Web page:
The Daily Digest of Arts and Argument

The Daily Digest of Arts and Argument

The Daily Digest of Arts and Argument

June 2 2001 12:00 AM

The Daily Digest of Arts and Argument

First, there was the pre-election revelation about President Bush's conviction for drunken driving in 1976. (The Australian tennis player John Newcombe was traveling with Bush at the time of his arrest.) Then there was news that Vice President Cheney's eldest daughter worked for what Andrew Sullivan described as the "redneck" brewing company, Coors (Mary Cheney is a now graduate student at a Colorado university). And now, as surely as one ale follows another, there are the reports and commentary about Jenna Bush's second citation for breaking Texas's drinking statutes—laws that where revised and stiffened by her father while he served as governor of the Lone Star State. A day after the story had gone cosmic, Howard Kurtz asked whether the media's reaction to the Jenna arrest wasn't a bit overdramatic, though contrived to avoid answering the question he posed his readers. Well, yes of course it was overreaction—what isn't these days—and with good reason. As Katie Roiphe points out in the Guardian, the laws governing drinking for young adults are draconian. "The fact that a girl with a beer in her hand would even be called an 'incident' is bizarre." Simon Jenkins, writing in the Times, contrasts America's prohibition tendencies with Britain's laissez faire attitudes toward drinking—where people revel in their enjoyment of wine and beer yet where few would also admit that alcoholism is a national issue. Meanwhile, the Telegraph has news that may cheer up Jenna Bush and her father. Euan Blair, the 17-year-old son of the British prime minister, who was found unconscious by police after a night on London's tiles last July, was yesterday made deputy head boy at his school.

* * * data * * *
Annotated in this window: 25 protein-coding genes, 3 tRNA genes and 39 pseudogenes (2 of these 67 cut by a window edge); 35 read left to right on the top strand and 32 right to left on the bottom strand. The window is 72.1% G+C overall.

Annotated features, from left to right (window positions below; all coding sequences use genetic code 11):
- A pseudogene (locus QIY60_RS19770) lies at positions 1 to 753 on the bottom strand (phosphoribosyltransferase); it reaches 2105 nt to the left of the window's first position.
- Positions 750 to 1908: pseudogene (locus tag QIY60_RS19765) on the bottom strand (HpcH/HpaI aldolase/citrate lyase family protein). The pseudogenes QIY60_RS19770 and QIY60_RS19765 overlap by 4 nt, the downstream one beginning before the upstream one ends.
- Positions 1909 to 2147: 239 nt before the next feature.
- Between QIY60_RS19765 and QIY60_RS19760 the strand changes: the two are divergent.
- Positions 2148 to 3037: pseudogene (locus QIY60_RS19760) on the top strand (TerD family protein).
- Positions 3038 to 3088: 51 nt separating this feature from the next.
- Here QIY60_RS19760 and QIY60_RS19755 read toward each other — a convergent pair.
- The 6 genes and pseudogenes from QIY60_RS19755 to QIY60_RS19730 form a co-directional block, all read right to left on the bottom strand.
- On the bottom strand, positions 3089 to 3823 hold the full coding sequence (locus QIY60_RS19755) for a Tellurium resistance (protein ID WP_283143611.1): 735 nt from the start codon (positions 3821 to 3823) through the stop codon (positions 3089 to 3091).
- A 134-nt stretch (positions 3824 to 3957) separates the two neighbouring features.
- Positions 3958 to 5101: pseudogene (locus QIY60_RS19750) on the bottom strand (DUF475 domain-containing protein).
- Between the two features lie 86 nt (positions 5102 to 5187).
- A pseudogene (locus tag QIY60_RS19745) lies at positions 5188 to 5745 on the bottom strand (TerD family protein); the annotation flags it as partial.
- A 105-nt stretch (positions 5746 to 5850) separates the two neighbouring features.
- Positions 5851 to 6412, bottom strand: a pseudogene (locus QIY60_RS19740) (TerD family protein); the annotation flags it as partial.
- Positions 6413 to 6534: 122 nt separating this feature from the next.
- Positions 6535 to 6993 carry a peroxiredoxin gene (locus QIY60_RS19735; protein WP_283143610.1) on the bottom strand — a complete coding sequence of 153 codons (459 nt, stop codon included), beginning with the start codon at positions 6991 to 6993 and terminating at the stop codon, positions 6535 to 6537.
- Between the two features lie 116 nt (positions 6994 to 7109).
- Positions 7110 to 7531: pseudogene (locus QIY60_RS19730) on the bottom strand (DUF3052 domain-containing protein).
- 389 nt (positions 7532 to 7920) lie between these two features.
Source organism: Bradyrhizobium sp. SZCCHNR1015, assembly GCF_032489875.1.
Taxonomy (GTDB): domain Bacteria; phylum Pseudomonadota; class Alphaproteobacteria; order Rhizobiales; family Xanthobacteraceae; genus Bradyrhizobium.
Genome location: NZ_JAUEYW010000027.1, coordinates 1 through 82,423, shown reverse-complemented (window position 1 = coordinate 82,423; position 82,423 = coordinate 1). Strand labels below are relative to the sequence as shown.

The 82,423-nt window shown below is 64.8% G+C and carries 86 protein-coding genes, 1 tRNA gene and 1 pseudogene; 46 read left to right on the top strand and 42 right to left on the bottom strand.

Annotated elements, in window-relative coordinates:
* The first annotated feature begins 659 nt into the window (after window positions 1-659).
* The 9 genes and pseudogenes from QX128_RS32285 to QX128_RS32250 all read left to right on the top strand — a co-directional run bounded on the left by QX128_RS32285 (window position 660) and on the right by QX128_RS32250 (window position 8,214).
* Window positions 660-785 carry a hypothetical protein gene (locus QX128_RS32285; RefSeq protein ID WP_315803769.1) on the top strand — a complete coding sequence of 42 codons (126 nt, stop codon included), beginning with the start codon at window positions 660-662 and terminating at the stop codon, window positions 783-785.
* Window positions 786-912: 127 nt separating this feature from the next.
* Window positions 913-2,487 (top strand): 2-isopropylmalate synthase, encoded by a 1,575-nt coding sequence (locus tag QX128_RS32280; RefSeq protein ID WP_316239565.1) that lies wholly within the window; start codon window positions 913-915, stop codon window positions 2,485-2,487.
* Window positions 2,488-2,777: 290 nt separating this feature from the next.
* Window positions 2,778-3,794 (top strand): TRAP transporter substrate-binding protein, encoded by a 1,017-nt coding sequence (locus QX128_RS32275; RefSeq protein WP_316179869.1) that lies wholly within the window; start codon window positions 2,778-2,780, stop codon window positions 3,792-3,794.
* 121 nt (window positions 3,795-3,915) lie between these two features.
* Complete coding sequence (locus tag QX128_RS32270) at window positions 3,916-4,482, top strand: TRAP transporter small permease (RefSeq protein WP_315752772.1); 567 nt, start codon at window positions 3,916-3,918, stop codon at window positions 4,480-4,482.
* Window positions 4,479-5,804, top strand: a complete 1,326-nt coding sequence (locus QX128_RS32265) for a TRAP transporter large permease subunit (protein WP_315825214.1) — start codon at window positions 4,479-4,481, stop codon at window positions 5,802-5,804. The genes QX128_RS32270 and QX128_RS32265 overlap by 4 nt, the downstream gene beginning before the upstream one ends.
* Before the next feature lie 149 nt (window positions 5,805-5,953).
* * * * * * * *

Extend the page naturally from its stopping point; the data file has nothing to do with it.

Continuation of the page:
GOING GLOBAL Who can forget the scene in Jour de Fête, Jacques Tati's movie that's partly about France's modernization, when a short film about the style of the U.S. Postal Service is shown in a small French village? The local postman, played by Tati, inspired by the amazing efficiency and speed of the American way with mail, decides that such innovation can be brought to his remote corner of France by tearing around the village on a bicycle like a lunatic. The result is a fiasco, and the scene remains amusing because such exercises in Americanization continue in Europe. Take, for example, Britain's postal service—the Royal Mail—which recently decided to re-christen itself " Consignia"—as if to consign a letter or package is somehow better than to mail or post, and somehow so very American. Or the American election practices adopted by Britain's political parties. Perhaps it's no surprise that many Europeans are reflexively anti-American, not just because of America's economic and military power and because globalization is synonymous with Americanization, but because European companies and political parties adopt cosmetic changes—labeled "American"—in the hopes that these slights of hand will miraculously alter how the public will perceive them. The problem is that few people believe such alterations change anything. In Italy an unlikely proponent of further and more thorough globalization is the Marxist Antonio Negri. As Negri tells the New Statesman, capitalism has brought about an "end of the distinction between production and life—life and work have become the same thing. But it is not life that has been reduced to work, like in a totalitarian society. Instead it is work that has identified itself with life."